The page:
The harbor

Later industry came on the scene and repeated this layering process in its own way. Industry brought a turbulent energy to the city and introduced new types of dynamic change, adding a new layer to the already existing city. Industries were placed down by the docks, where they formed their own landscape through land reclamation, thereby producing a new and more constricted harbor, but also a new relation to the hinterland.

Industry changed the trading district of Christianshavn into industrial district, and with the formation of Islands Brygge to the south of Christianshavn it initiated a land reclamation project just as comprehensive and with just as large an effect on the geography and geometry of the city as the establishment of Christianshavn. Where Christianshavn had made the city two-sided, bringing it to a meeting point around a narrow harbor entrance, land reclamation continued this building up of a river port by adding to both sides of the coast south of Christianshavn, a project that culminated with the establishment of Sydhavn in the 1930s.


In the post-industrial reality of today the industrialized monumentalization points that formed the intractable and impenetrable fortresses of resistance in the industrial city now constitute the city’s potential for new interpretation, the most vital points for a possible adaptation to new conditions.

These former industrial areas, with the potential for renewal, are in Copenhagen situated close to the docks. This affords the city possibility of reinterpreting its origins, the harbor as an intristic and central part of its identity.


Refshaleøen is an island in Copenhagen’s harbor, which until 1996 housed the shipyard Burmeister & Wain. At its height, the shipyard employed 8,000 employees, and appears as an icon of Danish industrial history. A portion of the island was reclaimed in the 1870s when the port’s waterways were made deeper.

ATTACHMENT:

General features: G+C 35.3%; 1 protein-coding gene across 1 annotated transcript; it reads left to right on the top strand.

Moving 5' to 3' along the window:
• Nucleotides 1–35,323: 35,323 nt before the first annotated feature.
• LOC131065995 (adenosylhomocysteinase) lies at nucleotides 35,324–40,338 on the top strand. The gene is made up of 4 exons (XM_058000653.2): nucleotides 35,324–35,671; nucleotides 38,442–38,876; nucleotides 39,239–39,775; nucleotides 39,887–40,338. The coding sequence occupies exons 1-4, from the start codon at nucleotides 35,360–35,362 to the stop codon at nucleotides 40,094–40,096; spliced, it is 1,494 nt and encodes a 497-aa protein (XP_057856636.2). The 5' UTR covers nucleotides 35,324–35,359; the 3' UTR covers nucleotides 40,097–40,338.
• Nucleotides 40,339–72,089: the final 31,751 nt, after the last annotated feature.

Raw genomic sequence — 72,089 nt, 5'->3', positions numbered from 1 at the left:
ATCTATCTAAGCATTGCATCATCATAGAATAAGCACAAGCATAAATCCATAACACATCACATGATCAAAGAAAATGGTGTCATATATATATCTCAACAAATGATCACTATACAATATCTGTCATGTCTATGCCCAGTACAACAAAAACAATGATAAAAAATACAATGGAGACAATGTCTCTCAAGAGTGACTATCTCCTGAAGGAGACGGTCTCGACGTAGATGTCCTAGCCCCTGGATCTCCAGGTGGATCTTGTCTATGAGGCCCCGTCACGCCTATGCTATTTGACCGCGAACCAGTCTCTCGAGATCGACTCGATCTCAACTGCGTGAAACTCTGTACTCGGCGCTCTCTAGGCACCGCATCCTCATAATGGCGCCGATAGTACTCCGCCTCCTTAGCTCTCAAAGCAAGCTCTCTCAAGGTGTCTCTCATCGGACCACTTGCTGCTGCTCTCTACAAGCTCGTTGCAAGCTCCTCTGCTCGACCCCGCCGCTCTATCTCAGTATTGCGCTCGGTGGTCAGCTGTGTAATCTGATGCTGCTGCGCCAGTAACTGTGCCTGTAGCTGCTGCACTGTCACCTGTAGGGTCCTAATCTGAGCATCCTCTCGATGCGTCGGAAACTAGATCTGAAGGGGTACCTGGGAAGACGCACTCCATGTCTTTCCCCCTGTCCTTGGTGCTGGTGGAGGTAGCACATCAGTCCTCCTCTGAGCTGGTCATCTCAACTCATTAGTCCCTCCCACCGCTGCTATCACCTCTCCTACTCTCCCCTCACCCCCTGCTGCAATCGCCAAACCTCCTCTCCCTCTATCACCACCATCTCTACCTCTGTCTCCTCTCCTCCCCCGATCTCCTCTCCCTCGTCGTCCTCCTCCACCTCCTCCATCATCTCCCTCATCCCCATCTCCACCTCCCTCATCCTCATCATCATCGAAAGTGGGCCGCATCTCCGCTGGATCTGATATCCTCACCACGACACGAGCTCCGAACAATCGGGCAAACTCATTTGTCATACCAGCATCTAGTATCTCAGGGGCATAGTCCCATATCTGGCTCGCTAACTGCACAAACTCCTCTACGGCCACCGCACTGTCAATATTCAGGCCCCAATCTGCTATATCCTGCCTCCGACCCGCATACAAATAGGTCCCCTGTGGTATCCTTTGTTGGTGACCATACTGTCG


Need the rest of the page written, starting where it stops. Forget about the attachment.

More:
The many shipyard workers today have been replaced with a mixture of creative entrepreneurs, small craft, flea markets, storage facilities, and cultural and recreational uses.


Burmeister & Wain was a large established Danish shipyard and leading diesel engine producer headquartered in Copenhagen, Denmark. Founded by two Danes and an Englishman, its earliest roots stretch back to 1846. Over its 150-year history, it grew successfully into a strong company through the end of the 1960s. In the 1970s, global competitive pressures, particularly from the far east, began to take their toll. In 1980, B&W became MAN B&W Diesel A/S, part of MAN B&W Diesel Group, a subsidiary of the German corporation MAN AG, with operations worldwide. The company still maintains operations at three main sites in Denmark for manufacturing, servicing, and licensing of its two-stroke engines and complete propulsion systems.

Production of stationary paraffin engines began in 1890. Then, in 1898, a year after introducing it to the world, Rudolf Diesel granted Burmeister & Wain A/S exclusive Danish manufacturing rights for the diesel engine. In 1971, the shipyard and the engineering works were split into two independent companies. A more challenging period ensued until the 1979-1980 year when B&W Diesel A/S was established, and its shares were sold to MAN, of Germany. Though engine production at Christianshavn was later discontinued in 1987, successful engine programs were rolled out. At Teglholmen in 1988 a spare parts and key components production factory was established as was an R&D Centre at the same site in 1992. Though all Copenhagen operations were consolidated at Tegleholmen in 1994 and the last volume production unit at the B&W Shipyard was delivered in 1996. in 2000 MAN B&W Diesel two-stroke diesel engines had over 70% market share, with a substantial number of MC-line engines on order.